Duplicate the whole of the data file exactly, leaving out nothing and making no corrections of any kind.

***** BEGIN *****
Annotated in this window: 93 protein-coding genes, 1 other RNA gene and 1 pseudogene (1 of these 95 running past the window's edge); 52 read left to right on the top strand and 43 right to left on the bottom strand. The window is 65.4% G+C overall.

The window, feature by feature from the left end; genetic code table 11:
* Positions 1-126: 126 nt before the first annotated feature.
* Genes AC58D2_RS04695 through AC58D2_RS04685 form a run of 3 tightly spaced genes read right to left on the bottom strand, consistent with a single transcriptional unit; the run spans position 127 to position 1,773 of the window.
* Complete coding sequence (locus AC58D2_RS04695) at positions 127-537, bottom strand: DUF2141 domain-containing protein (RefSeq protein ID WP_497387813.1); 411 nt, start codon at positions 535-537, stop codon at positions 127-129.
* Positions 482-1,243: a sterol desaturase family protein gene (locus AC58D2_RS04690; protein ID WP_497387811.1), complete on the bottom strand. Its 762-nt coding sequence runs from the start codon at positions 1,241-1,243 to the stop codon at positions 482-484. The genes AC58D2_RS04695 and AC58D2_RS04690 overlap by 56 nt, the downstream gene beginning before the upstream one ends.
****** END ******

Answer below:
Annotated in this window: 93 protein-coding genes, 1 other RNA gene and 1 pseudogene (1 of these 95 running past the window's edge); 52 read left to right on the top strand and 43 right to left on the bottom strand. The window is 65.4% G+C overall.

The window, feature by feature from the left end; genetic code table 11:
* Positions 1-126: 126 nt before the first annotated feature.
* Genes AC58D2_RS04695 through AC58D2_RS04685 form a run of 3 tightly spaced genes read right to left on the bottom strand, consistent with a single transcriptional unit; the run spans position 127 to position 1,773 of the window.
* Complete coding sequence (locus AC58D2_RS04695) at positions 127-537, bottom strand: DUF2141 domain-containing protein (RefSeq protein ID WP_497387813.1); 411 nt, start codon at positions 535-537, stop codon at positions 127-129.
* Positions 482-1,243: a sterol desaturase family protein gene (locus AC58D2_RS04690; protein ID WP_497387811.1), complete on the bottom strand. Its 762-nt coding sequence runs from the start codon at positions 1,241-1,243 to the stop codon at positions 482-484. The genes AC58D2_RS04695 and AC58D2_RS04690 overlap by 56 nt, the downstream gene beginning before the upstream one ends.